2. Meeting Children’s Developmental Need and Addressing Developmental Delays
  3. Supporting Relations between Children and their Families
  4. Connecting Children to Safe, Nurturing Relationships Intended to Last a Lifetime
  5. Participating as a Member of a Professional Team
  6. Reinforcing a Child’s Heritage and Cultural Identity

This training is only the beginning of training that will benefit in your fostering journey.  These sessions must be completed by each caregiver as part of the application process.  Other training such as Safe Sleep and Car Seat Training is also offered and provided.

S.A.F.E. Home Study

The S.A.F.E. (Structured Analysis Family Evaluation) home study is a mandatory assessment complete by a Resource Worker after PRIDE training is completed.  This mutual evaluation includes 4 to 6 interviews in the home and we meet with everyone residing in the home over the age of 6.

Some of the expectations required during this assessment include:

  • Police Record Check for Service with the Vulnerable Sector
  • Child Welfare Record Search
  • Medical Report for each member living in the home
  • Personal References
  • SAFE financial

All the information collected about your family allows the assessor to determine if your family is a good fit for the extraordinary expectations of our foster/foster to permanency program.

Myths and Realities about Fostering Click to Expand Click to Collapse
Myths Reality
People who are single can’t become foster parents.

We have welcomed single foster parents for several years. As with any type of parenting, a strong support network helps make parenting more successful.

If parents are both working, they can’t become foster parents.

We do have working foster parents and stay at home foster parents. The reality is for pre-school children or some children with extensive needs the preference is for a more available foster parent to meet their needs. This is where matching would occur.

If you have a history of mental health problems, such as depression, you can’t become a foster parent.

Every person and family is assessed during the inquiry, application and home assessment process. People with a history of mental health problems are not ruled out just because of that – other factors come into consideration. Impact and stability are two areas reviewed among others.

If you’ve had any contact with the child welfare system – even if you were yourself previously in foster care – you can’t be a foster parent.

Each situation is assessed during the application process. Even if you were previously investigated by the agency, depending on the circumstances, you may still be able to become a foster parent.

If you’ve never had children of your own, you can’t become a foster parent.

Having prior experience in many situations is a benefit. However, it is not a must have. The ability to communicate and learn are what we look for in all parents.

All the children who are placed with foster parents are very difficult and disruptive.

The experience of loss and trauma have an impact on children and this can be expressed in behaviours. Training is provided to Foster parents as a support to assist them with the needs of children in their home.

If you are LGBTQ+, you can’t be a foster parent.

Our world is diverse and our agency is inclusive, therefore we value many styles of families. LGBTQ foster parents are welcome.

Once you are a foster parent, there is little or no support for you.

Everyone has a worker within our agency model of Child Welfare, so you have access to a Children’s Worker whom assists with direct needs of the child, while a Resource Worker helps to support your family’s needs.

If you are Aboriginal or from a culture or background that makes you a minority in Canada, you can’t become a foster parent.

When removing children and placing them in homes, it is always great to match children to foster homes with similar backgrounds. As our community grows and changes, our foster homes need to reflect this.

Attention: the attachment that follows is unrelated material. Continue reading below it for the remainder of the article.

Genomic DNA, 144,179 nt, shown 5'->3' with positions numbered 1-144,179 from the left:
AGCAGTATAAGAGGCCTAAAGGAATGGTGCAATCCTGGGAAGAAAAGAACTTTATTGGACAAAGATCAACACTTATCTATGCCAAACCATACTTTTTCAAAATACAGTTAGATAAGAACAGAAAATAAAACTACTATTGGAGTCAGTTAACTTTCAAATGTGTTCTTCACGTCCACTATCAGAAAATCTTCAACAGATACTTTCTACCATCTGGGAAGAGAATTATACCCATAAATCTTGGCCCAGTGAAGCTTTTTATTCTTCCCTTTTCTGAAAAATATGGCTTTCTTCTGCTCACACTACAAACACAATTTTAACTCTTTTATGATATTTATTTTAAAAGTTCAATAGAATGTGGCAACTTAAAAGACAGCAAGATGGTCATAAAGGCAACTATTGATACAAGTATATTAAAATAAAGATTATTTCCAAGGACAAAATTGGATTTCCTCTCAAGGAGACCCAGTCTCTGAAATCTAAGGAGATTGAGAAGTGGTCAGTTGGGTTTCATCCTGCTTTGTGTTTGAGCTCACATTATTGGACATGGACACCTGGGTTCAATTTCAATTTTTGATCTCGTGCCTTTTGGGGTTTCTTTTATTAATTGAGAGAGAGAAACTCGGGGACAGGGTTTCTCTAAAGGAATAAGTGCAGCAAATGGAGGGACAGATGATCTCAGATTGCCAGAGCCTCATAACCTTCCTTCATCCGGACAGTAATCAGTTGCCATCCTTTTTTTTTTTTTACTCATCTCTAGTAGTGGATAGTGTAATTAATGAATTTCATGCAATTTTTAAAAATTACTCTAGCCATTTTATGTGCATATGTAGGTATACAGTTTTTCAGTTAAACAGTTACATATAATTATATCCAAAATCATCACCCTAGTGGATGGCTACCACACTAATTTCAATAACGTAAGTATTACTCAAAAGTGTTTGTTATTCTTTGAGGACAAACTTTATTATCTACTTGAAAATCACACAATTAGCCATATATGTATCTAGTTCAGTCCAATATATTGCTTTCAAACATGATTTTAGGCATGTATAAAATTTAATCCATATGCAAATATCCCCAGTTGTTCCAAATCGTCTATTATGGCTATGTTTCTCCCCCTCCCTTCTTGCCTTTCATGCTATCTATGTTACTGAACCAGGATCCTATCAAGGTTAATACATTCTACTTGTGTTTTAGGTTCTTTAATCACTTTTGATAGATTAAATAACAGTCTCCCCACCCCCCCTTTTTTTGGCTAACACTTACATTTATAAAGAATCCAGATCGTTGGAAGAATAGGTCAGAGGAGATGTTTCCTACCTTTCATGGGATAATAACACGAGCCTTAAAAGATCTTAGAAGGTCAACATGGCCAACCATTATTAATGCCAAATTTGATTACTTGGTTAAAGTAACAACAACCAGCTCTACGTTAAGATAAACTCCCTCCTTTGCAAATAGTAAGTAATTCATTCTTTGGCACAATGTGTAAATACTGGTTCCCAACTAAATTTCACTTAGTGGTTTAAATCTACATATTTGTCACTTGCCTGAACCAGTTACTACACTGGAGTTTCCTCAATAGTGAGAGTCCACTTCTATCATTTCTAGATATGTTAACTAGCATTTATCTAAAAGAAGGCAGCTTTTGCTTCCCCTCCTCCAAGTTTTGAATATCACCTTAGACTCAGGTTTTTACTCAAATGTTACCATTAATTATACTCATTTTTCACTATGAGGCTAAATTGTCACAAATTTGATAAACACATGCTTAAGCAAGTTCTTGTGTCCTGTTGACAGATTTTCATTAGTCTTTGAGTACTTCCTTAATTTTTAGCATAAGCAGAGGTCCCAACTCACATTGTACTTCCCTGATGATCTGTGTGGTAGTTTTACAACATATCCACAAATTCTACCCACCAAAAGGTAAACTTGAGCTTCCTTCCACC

Most of the children coming into foster care are babies.

Children come into foster care at all ages, and the numbers are constantly fluctuating. Sometimes we do have many babies, other times we have more teens than any other age group.

Being a foster parent is very expensive, you have to pay for a lot of things out of your own pocket.

Foster parents are paid a daily board rate and funding for items such as clothing, school supplies and some recreational activities.


Some things that are TRUE:

  • You do need to be able to speak and write English well enough to communicate with Family and Children’s Services worker as well as maintain daily logs while the children are in your home.
  • Most children who come into foster care return to their families after a brief or longer period of time; it can be tough to say good-bye to a child you have been caring for. Your Resource Worker will support you and your family during this transition.
  • If you are going through some challenging times in your family life, we’d encourage you to wait until things settle down before applying to foster.
What supports do we offer? Click to Expand Click to Collapse

Once you are an approved foster/foster to permanency home you are assigned a Resource Worker who will with your support and guide.  In addition, you will work with a Children’s Services Worker who supports children/youth in care and an Ongoing Worker that supports the family.

Other Supports and Resources

  • Daily non-taxable reimbursement called per diem per day per child for living expenses
  • Coverage for medical, dental and eye care
  • Coverage for clothing, school expenses, daily allowance
  • Some coverage for recreational activities, camps
  • Ongoing training and education
  • Signs of Safety Mapping and other tools
  • Internal resources such as mental health and development support
  • Mental Health Drop in program
  • Support from the Child and Family Wellbeing Team for one to one and in-home supports when required
  • Support from your Foster Parent Association
  • Volunteer Drives when required
  • External Resources when needed
Our Teens Need You! Click to Expand Click to Collapse

Why foster a teen?

  • They are worth the time and effort
  • They are learning to navigate a world that can be difficult to manage at timesTeens need fostering
  • Helping them can result in a better community overall
  • They are often dealing with much hardship but demonstrate determination and resilience
  • They teach us perseverance, and perspective
  • They deserve someone to care for them, to protect them and to advocate for them
  • They need someone to be patient, understanding, kind and empathetic
  • They need someone to be their cheerleader, celebrating their achievements, and helping them through their disappointments
  • They often have limited resources and need someone to help them learn life skills
  • They deserve to be supported, loved and encouraged.
  • They are at the beginning of life and need you to be there to teach them, listen to them and celebrate all that they can be.